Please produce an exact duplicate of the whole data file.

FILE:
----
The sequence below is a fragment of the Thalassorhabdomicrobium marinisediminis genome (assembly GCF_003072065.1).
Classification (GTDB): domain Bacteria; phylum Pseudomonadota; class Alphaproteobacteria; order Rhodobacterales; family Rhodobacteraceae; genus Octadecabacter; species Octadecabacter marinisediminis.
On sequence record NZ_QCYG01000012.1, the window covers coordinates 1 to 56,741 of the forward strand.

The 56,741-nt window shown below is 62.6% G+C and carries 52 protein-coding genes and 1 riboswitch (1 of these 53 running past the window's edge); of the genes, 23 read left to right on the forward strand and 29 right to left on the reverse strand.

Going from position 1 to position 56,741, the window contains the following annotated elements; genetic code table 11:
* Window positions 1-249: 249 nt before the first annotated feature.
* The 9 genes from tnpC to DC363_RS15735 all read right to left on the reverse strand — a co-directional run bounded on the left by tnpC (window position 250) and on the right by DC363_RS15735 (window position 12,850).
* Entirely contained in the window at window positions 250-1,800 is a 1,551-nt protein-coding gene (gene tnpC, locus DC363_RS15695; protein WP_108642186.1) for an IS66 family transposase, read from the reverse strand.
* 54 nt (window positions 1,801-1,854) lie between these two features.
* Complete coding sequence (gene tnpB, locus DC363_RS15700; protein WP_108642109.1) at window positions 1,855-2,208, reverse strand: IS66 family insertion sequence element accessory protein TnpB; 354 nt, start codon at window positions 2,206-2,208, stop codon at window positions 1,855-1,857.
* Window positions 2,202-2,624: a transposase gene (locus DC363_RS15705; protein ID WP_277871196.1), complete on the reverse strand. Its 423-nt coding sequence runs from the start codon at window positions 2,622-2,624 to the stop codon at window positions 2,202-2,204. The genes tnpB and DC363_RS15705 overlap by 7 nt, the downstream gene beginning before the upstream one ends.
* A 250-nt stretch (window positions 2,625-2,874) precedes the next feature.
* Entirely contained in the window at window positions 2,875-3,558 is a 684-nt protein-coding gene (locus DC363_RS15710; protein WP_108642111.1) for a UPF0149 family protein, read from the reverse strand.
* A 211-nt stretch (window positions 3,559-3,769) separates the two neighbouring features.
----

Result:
The sequence below is a fragment of the Thalassorhabdomicrobium marinisediminis genome (assembly GCF_003072065.1).
Classification (GTDB): domain Bacteria; phylum Pseudomonadota; class Alphaproteobacteria; order Rhodobacterales; family Rhodobacteraceae; genus Octadecabacter; species Octadecabacter marinisediminis.
On sequence record NZ_QCYG01000012.1, the window covers coordinates 1 to 56,741 of the forward strand.

The 56,741-nt window shown below is 62.6% G+C and carries 52 protein-coding genes and 1 riboswitch (1 of these 53 running past the window's edge); of the genes, 23 read left to right on the forward strand and 29 right to left on the reverse strand.

Going from position 1 to position 56,741, the window contains the following annotated elements; genetic code table 11:
* Window positions 1-249: 249 nt before the first annotated feature.
* The 9 genes from tnpC to DC363_RS15735 all read right to left on the reverse strand — a co-directional run bounded on the left by tnpC (window position 250) and on the right by DC363_RS15735 (window position 12,850).
* Entirely contained in the window at window positions 250-1,800 is a 1,551-nt protein-coding gene (gene tnpC, locus DC363_RS15695; protein WP_108642186.1) for an IS66 family transposase, read from the reverse strand.
* 54 nt (window positions 1,801-1,854) lie between these two features.
* Complete coding sequence (gene tnpB, locus DC363_RS15700; protein WP_108642109.1) at window positions 1,855-2,208, reverse strand: IS66 family insertion sequence element accessory protein TnpB; 354 nt, start codon at window positions 2,206-2,208, stop codon at window positions 1,855-1,857.
* Window positions 2,202-2,624: a transposase gene (locus DC363_RS15705; protein ID WP_277871196.1), complete on the reverse strand. Its 423-nt coding sequence runs from the start codon at window positions 2,622-2,624 to the stop codon at window positions 2,202-2,204. The genes tnpB and DC363_RS15705 overlap by 7 nt, the downstream gene beginning before the upstream one ends.
* A 250-nt stretch (window positions 2,625-2,874) precedes the next feature.
* Entirely contained in the window at window positions 2,875-3,558 is a 684-nt protein-coding gene (locus DC363_RS15710; protein WP_108642111.1) for a UPF0149 family protein, read from the reverse strand.
* A 211-nt stretch (window positions 3,559-3,769) separates the two neighbouring features.